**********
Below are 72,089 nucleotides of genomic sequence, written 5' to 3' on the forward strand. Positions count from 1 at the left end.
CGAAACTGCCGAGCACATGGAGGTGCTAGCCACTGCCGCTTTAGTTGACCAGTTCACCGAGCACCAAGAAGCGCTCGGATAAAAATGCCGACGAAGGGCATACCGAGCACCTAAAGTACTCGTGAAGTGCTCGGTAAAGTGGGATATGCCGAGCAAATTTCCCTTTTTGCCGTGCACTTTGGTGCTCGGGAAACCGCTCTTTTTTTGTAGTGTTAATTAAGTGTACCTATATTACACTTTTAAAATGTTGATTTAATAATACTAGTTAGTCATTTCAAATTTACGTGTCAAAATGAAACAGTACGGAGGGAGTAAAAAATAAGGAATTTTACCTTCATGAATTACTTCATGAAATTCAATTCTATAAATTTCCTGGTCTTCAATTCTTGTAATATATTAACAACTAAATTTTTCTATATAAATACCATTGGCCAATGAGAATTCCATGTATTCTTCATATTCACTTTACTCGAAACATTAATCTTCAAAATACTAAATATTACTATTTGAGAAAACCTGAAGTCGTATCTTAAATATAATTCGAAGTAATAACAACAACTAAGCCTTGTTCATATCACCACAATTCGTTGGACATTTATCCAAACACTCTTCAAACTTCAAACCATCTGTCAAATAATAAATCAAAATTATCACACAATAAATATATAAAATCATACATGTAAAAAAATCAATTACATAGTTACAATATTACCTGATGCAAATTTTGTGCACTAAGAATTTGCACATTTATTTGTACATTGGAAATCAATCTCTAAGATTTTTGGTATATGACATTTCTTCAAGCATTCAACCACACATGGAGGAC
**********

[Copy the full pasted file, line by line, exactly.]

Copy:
Below are 72,089 nucleotides of genomic sequence, written 5' to 3' on the forward strand. Positions count from 1 at the left end.
CGAAACTGCCGAGCACATGGAGGTGCTAGCCACTGCCGCTTTAGTTGACCAGTTCACCGAGCACCAAGAAGCGCTCGGATAAAAATGCCGACGAAGGGCATACCGAGCACCTAAAGTACTCGTGAAGTGCTCGGTAAAGTGGGATATGCCGAGCAAATTTCCCTTTTTGCCGTGCACTTTGGTGCTCGGGAAACCGCTCTTTTTTTGTAGTGTTAATTAAGTGTACCTATATTACACTTTTAAAATGTTGATTTAATAATACTAGTTAGTCATTTCAAATTTACGTGTCAAAATGAAACAGTACGGAGGGAGTAAAAAATAAGGAATTTTACCTTCATGAATTACTTCATGAAATTCAATTCTATAAATTTCCTGGTCTTCAATTCTTGTAATATATTAACAACTAAATTTTTCTATATAAATACCATTGGCCAATGAGAATTCCATGTATTCTTCATATTCACTTTACTCGAAACATTAATCTTCAAAATACTAAATATTACTATTTGAGAAAACCTGAAGTCGTATCTTAAATATAATTCGAAGTAATAACAACAACTAAGCCTTGTTCATATCACCACAATTCGTTGGACATTTATCCAAACACTCTTCAAACTTCAAACCATCTGTCAAATAATAAATCAAAATTATCACACAATAAATATATAAAATCATACATGTAAAAAAATCAATTACATAGTTACAATATTACCTGATGCAAATTTTGTGCACTAAGAATTTGCACATTTATTTGTACATTGGAAATCAATCTCTAAGATTTTTGGTATATGACATTTCTTCAAGCATTCAACCACACATGGAGGAC